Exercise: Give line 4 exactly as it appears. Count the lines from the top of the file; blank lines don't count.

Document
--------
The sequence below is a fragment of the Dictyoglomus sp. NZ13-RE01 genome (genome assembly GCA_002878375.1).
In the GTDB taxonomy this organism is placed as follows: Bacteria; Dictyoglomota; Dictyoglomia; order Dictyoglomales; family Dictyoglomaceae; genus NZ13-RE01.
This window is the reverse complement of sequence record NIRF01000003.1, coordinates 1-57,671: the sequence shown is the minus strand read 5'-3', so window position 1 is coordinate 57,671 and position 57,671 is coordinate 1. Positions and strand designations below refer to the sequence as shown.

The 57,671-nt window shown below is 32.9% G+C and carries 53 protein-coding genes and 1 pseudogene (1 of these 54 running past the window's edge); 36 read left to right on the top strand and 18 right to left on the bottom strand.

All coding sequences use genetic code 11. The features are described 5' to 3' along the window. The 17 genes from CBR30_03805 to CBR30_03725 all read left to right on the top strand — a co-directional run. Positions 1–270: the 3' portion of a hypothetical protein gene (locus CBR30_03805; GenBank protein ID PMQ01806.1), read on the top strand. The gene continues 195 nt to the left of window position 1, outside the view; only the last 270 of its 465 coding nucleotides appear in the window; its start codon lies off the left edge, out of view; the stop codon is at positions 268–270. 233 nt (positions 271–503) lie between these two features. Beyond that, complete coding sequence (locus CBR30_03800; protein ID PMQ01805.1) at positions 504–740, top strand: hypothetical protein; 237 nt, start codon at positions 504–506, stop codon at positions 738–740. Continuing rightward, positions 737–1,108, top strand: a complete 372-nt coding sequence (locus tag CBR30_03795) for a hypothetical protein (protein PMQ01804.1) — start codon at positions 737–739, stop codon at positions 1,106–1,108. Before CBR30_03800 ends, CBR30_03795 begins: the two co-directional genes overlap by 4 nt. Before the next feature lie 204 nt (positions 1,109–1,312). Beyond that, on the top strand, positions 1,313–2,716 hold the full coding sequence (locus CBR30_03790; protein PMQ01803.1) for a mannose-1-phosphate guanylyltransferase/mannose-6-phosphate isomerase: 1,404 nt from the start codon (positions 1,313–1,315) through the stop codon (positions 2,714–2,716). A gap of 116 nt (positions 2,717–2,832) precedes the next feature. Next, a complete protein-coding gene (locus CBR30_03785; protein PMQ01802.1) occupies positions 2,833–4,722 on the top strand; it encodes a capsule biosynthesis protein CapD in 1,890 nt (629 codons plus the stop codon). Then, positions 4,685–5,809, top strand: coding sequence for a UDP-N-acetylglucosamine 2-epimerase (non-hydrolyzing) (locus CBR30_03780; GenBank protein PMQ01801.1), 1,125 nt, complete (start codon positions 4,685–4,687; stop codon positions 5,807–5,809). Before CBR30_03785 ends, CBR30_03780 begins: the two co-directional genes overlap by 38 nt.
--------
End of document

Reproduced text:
The 57,671-nt window shown below is 32.9% G+C and carries 53 protein-coding genes and 1 pseudogene (1 of these 54 running past the window's edge); 36 read left to right on the top strand and 18 right to left on the bottom strand.